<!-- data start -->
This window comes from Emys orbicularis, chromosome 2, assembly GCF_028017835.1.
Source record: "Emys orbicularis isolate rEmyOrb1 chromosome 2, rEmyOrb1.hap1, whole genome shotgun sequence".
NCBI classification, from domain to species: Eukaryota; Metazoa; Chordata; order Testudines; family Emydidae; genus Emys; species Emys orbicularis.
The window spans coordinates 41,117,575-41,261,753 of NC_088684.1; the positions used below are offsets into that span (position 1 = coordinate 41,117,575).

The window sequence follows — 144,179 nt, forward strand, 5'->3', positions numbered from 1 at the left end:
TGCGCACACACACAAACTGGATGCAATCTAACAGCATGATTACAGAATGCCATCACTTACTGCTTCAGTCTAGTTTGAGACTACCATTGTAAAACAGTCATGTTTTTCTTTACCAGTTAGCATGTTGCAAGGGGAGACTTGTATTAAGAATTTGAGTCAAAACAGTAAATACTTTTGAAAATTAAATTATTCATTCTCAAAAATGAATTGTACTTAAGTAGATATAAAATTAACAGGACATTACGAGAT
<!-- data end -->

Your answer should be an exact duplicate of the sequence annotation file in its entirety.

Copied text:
This window comes from Emys orbicularis, chromosome 2, assembly GCF_028017835.1.
Source record: "Emys orbicularis isolate rEmyOrb1 chromosome 2, rEmyOrb1.hap1, whole genome shotgun sequence".
NCBI classification, from domain to species: Eukaryota; Metazoa; Chordata; order Testudines; family Emydidae; genus Emys; species Emys orbicularis.
The window spans coordinates 41,117,575-41,261,753 of NC_088684.1; the positions used below are offsets into that span (position 1 = coordinate 41,117,575).

The window sequence follows — 144,179 nt, forward strand, 5'->3', positions numbered from 1 at the left end:
TGCGCACACACACAAACTGGATGCAATCTAACAGCATGATTACAGAATGCCATCACTTACTGCTTCAGTCTAGTTTGAGACTACCATTGTAAAACAGTCATGTTTTTCTTTACCAGTTAGCATGTTGCAAGGGGAGACTTGTATTAAGAATTTGAGTCAAAACAGTAAATACTTTTGAAAATTAAATTATTCATTCTCAAAAATGAATTGTACTTAAGTAGATATAAAATTAACAGGACATTACGAGAT